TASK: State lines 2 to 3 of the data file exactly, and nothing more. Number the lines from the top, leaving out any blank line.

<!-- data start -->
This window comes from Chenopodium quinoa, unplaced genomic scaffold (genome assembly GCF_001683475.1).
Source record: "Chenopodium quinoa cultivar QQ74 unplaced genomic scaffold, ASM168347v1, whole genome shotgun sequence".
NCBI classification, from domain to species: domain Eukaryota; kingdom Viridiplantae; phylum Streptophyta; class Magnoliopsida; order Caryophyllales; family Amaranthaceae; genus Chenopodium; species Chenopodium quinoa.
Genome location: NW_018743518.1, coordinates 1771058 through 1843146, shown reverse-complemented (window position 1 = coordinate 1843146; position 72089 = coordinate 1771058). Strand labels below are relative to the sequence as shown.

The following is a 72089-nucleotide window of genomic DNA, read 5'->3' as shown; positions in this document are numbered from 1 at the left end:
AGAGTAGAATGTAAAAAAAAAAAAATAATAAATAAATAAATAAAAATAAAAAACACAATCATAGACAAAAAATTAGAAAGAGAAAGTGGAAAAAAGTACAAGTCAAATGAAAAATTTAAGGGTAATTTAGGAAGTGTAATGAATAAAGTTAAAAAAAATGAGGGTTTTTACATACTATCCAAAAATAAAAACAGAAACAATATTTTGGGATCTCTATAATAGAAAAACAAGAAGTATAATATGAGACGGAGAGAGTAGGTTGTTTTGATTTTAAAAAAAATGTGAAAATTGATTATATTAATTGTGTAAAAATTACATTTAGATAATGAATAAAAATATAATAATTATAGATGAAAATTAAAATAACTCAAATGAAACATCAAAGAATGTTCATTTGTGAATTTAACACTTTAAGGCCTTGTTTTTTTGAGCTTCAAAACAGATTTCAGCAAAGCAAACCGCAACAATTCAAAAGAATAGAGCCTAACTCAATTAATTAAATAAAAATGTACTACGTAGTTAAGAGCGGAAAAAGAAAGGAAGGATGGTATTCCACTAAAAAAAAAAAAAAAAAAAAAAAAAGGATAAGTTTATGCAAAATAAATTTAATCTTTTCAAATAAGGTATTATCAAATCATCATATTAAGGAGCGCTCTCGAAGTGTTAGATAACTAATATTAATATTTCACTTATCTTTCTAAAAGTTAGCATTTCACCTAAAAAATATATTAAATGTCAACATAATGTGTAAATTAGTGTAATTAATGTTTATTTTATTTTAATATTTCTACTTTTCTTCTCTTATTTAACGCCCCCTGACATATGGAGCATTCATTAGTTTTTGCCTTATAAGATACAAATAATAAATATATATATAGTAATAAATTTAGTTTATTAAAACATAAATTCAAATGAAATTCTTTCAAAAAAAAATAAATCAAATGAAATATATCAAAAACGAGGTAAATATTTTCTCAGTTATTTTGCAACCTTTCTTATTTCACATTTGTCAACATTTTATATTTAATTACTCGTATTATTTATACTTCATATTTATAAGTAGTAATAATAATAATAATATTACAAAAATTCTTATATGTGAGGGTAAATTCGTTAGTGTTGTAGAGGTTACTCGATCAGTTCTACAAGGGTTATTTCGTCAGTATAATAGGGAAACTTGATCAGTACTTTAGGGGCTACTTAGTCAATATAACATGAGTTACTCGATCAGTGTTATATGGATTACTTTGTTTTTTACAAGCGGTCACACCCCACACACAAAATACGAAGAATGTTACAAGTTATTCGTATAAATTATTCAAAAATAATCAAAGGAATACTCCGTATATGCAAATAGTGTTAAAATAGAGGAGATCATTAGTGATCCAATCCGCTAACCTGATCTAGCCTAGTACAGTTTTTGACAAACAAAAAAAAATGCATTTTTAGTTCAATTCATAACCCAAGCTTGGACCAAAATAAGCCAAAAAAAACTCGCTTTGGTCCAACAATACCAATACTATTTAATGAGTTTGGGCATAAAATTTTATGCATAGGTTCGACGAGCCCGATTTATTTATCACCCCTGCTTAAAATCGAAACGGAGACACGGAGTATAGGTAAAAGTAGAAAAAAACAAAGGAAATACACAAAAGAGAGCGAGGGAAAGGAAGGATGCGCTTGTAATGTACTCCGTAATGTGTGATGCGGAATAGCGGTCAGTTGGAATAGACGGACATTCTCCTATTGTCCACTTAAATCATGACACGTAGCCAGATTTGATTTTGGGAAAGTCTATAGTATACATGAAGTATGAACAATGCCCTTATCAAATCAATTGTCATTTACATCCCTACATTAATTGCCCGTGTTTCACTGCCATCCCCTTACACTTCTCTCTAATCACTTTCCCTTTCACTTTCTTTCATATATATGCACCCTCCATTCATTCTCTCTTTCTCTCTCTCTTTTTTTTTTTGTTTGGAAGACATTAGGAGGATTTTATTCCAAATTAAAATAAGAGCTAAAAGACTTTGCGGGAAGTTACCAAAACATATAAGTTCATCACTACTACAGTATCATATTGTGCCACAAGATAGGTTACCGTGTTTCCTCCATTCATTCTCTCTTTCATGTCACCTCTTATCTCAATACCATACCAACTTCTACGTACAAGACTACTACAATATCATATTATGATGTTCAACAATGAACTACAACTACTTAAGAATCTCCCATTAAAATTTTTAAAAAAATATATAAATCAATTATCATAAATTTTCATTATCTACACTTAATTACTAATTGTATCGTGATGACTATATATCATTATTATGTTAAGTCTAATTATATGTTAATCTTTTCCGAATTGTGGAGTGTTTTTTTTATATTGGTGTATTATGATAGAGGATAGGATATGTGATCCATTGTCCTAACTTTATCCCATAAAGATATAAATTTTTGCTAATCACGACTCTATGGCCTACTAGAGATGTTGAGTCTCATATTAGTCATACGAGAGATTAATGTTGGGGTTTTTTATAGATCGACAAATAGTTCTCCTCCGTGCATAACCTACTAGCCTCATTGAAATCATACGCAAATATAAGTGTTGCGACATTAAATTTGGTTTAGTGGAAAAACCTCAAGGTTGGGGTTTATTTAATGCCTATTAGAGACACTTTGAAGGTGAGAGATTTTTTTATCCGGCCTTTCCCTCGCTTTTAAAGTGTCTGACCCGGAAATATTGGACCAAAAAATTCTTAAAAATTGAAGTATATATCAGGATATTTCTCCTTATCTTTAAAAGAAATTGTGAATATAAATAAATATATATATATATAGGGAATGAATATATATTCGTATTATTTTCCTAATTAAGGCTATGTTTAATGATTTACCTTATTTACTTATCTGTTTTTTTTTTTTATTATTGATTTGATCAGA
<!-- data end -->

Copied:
Source record: "Chenopodium quinoa cultivar QQ74 unplaced genomic scaffold, ASM168347v1, whole genome shotgun sequence".
NCBI classification, from domain to species: domain Eukaryota; kingdom Viridiplantae; phylum Streptophyta; class Magnoliopsida; order Caryophyllales; family Amaranthaceae; genus Chenopodium; species Chenopodium quinoa.